Before KONY 2012, Jason Russell says, “I was under the impression that I could will people’s opinions to the truth and to what was right. I thought if we did a good enough job, said the right thing, made the right video, did the right interview, people would understand the truth.”
And was it a hard lesson to learn that the world simply doesn’t work like that? “It’s what made me manic,” he says simply.
Post KONY 2012, the aid industry agreed that we needed to learn how to use social media as effectively as Invisible Children, but with more integrity. We didn’t learn that lesson, because if there’s one thing the humanitarian sector is good at, it’s not learning. Instead we learnt that going viral was the Holy Grail, and we’ve been trying to go viral ever since – at least until Ebola made the phrase “going viral” really, really inappropriate.
The limits to going viral are clear: Joseph Kony is still at large, and Invisible Children is shutting down. If branding was the only problem, then all the LRA would need is to restyle themselves as “My Little Kony: Friendship is Magic” and every brony in the world would be behind them. Yet even more responsible advocacy has its limits. Save the Children UK’s “A Second a Day” video got a lot of hits (and deservedly so; it was excellent), but the money it raised was a drop in the ocean compared to the requirements of the UN-managed Syrian crisis response plans, which were barely over 50 percent funded in 2014.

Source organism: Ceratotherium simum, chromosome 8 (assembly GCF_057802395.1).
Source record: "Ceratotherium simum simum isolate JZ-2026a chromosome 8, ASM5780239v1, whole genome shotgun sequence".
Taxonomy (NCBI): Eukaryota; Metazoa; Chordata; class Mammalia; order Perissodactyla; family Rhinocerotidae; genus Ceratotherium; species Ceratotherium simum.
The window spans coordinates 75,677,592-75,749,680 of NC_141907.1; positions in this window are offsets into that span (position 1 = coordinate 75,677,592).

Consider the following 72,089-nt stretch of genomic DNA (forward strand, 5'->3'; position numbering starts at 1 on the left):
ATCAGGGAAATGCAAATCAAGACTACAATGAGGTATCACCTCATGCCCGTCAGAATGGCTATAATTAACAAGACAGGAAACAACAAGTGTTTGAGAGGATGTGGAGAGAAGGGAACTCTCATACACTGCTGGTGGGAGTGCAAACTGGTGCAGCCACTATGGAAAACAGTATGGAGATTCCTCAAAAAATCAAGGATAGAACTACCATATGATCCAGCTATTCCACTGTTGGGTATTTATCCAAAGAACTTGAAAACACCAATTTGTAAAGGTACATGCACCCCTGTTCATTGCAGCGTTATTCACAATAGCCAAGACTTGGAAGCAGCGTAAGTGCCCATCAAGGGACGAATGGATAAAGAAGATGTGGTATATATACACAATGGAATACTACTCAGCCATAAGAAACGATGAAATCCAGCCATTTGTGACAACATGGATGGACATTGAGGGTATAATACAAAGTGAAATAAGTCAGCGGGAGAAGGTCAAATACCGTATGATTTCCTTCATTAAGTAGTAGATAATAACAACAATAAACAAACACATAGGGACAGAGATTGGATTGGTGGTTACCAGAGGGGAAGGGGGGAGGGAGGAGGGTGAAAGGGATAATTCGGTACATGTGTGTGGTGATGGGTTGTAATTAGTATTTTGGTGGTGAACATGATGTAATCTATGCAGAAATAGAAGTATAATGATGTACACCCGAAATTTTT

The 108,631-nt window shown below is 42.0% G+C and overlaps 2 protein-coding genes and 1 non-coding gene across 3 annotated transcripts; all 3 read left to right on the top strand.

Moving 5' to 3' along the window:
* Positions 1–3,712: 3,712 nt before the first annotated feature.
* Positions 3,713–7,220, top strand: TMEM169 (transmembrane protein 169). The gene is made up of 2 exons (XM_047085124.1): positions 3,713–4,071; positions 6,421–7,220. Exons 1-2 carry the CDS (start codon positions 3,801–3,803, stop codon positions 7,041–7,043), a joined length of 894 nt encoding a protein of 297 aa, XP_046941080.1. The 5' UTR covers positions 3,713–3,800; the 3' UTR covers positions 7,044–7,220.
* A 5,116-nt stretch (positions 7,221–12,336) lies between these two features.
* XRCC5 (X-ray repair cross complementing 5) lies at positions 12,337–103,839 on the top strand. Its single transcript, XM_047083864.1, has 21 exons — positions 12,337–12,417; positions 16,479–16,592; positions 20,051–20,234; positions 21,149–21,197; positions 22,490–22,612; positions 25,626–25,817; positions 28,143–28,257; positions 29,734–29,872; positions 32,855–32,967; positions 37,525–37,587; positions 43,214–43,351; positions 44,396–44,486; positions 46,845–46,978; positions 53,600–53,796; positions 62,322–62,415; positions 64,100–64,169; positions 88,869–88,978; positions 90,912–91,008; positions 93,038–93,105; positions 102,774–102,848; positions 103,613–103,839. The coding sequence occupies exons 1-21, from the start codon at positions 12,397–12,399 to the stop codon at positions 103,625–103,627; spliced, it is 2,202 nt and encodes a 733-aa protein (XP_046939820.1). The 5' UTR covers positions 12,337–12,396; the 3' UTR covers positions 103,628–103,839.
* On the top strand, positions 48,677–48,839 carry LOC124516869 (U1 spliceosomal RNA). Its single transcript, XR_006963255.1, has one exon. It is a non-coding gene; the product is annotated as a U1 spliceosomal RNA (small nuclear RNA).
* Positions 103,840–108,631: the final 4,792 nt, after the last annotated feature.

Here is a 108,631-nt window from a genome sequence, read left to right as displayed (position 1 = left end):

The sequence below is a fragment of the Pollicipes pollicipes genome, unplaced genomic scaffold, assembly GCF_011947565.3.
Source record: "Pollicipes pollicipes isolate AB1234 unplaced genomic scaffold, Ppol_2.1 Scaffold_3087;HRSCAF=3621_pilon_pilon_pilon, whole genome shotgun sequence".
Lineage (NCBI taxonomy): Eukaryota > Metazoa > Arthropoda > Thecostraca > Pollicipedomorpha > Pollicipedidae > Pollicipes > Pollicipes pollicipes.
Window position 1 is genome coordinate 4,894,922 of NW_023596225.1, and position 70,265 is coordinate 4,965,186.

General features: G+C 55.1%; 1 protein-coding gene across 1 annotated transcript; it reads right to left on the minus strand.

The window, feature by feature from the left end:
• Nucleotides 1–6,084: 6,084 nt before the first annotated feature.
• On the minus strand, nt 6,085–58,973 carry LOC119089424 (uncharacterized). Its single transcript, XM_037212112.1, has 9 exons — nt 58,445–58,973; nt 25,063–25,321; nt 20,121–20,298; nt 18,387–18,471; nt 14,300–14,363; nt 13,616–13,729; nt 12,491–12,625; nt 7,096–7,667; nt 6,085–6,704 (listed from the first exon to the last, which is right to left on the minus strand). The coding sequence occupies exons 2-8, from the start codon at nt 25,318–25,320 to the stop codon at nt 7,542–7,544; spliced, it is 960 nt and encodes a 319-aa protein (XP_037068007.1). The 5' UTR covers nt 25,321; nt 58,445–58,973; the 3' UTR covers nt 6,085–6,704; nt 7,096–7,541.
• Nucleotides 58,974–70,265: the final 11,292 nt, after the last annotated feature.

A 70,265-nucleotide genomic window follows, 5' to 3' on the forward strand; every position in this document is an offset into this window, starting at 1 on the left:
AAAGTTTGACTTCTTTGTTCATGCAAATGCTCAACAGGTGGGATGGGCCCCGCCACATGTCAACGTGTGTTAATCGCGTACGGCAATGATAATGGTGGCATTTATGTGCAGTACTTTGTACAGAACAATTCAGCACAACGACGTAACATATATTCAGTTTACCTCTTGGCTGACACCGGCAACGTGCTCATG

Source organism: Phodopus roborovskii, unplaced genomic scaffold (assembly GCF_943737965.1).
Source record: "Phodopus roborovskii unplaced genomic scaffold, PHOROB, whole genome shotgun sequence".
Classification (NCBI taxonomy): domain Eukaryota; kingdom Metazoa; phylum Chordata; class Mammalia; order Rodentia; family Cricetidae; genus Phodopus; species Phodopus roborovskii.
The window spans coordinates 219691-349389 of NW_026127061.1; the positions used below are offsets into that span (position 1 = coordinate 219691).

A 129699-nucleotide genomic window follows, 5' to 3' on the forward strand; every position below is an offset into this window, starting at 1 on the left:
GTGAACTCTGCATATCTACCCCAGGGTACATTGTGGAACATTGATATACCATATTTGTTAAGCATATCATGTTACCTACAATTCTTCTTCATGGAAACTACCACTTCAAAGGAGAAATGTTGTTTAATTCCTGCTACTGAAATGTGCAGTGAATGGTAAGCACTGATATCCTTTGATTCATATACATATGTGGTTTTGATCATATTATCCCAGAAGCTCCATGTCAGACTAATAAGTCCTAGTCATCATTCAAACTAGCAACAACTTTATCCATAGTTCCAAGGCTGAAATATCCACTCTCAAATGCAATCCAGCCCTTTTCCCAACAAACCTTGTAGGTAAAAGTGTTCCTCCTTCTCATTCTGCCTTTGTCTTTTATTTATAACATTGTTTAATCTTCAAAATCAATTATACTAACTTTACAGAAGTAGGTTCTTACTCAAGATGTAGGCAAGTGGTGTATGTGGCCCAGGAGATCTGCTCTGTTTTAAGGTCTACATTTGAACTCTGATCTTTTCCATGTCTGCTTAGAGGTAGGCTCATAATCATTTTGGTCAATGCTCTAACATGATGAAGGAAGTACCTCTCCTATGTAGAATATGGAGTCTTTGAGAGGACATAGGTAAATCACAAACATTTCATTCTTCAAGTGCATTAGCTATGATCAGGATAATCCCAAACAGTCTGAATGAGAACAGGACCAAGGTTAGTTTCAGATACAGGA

This isn’t an argument against using social media. As a sector, we need to get better at reaching out, but we’re reaching out in the wrong way. We have these tremendous tools of communication and connection, but all we use them for is to spin the thinnest of stories, asking for more financial support for our own organisations – and the public has started to recognise and resent this.
The subtext of Invisible Children’s narrative was simple: give us your support, and most importantly your money, and we’ll take care of this. If that tactic sounds familiar, it’s because it’s the subtext of every single humanitarian fundraising appeal ever. Humanitarian organisations don’t connect those affected by disasters with those who can help. They mediate between the two groups, and so contribute to keeping them separate.
The power structures that prevent vulnerable people from having access to resources are the same structures that prevent them from having access to communications – which has long been recognised as a vital resource itself. Humanitarian organisations need to ask themselves whether trying to hold on to their mediating role – the role that brings in the cash – fits with their wider ethic of social and economic justice.
Invisible Children held a mirror up to the aid industry, and we didn’t like what we saw. That mirror’s gone now, but that doesn’t mean that we look any better.